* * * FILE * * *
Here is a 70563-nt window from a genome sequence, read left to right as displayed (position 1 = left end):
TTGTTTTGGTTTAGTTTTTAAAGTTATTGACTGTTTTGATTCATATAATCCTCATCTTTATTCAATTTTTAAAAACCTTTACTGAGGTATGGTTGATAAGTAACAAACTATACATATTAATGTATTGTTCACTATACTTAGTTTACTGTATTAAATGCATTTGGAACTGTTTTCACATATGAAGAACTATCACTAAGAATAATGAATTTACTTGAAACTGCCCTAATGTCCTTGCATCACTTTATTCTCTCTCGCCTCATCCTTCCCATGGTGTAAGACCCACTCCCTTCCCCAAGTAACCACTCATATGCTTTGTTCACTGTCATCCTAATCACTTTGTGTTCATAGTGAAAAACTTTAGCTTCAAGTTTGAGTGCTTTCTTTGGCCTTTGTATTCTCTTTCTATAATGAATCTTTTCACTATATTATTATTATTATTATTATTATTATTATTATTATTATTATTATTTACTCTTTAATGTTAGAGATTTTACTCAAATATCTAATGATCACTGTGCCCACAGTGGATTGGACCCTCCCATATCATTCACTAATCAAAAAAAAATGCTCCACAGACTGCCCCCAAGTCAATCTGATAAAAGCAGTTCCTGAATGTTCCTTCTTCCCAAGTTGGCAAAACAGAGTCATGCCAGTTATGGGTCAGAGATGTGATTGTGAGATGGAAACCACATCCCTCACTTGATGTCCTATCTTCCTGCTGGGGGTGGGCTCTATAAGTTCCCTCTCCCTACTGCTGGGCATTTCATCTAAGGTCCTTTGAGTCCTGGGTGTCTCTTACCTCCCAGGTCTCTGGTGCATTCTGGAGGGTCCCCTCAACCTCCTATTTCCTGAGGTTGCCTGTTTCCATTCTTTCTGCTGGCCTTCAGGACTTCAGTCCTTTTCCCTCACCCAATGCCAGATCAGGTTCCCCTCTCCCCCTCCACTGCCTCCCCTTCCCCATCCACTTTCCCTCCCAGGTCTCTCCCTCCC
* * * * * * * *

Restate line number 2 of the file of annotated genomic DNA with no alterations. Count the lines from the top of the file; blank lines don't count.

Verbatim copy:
TTGTTTTGGTTTAGTTTTTAAAGTTATTGACTGTTTTGATTCATATAATCCTCATCTTTATTCAATTTTTAAAAACCTTTACTGAGGTATGGTTGATAAGTAACAAACTATACATATTAATGTATTGTTCACTATACTTAGTTTACTGTATTAAATGCATTTGGAACTGTTTTCACATATGAAGAACTATCACTAAGAATAATGAATTTACTTGAAACTGCCCTAATGTCCTTGCATCACTTTATTCTCTCTCGCCTCATCCTTCCCATGGTGTAAGACCCACTCCCTTCCCCAAGTAACCACTCATATGCTTTGTTCACTGTCATCCTAATCACTTTGTGTTCATAGTGAAAAACTTTAGCTTCAAGTTTGAGTGCTTTCTTTGGCCTTTGTATTCTCTTTCTATAATGAATCTTTTCACTATATTATTATTATTATTATTATTATTATTATTATTATTATTATTATTTACTCTTTAATGTTAGAGATTTTACTCAAATATCTAATGATCACTGTGCCCACAGTGGATTGGACCCTCCCATATCATTCACTAATCAAAAAAAAATGCTCCACAGACTGCCCCCAAGTCAATCTGATAAAAGCAGTTCCTGAATGTTCCTTCTTCCCAAGTTGGCAAAACAGAGTCATGCCAGTTATGGGTCAGAGATGTGATTGTGAGATGGAAACCACATCCCTCACTTGATGTCCTATCTTCCTGCTGGGGGTGGGCTCTATAAGTTCCCTCTCCCTACTGCTGGGCATTTCATCTAAGGTCCTTTGAGTCCTGGGTGTCTCTTACCTCCCAGGTCTCTGGTGCATTCTGGAGGGTCCCCTCAACCTCCTATTTCCTGAGGTTGCCTGTTTCCATTCTTTCTGCTGGCCTTCAGGACTTCAGTCCTTTTCCCTCACCCAATGCCAGATCAGGTTCCCCTCTCCCCCTCCACTGCCTCCCCTTCCCCATCCACTTTCCCTCCCAGGTCTCTCCCTCCC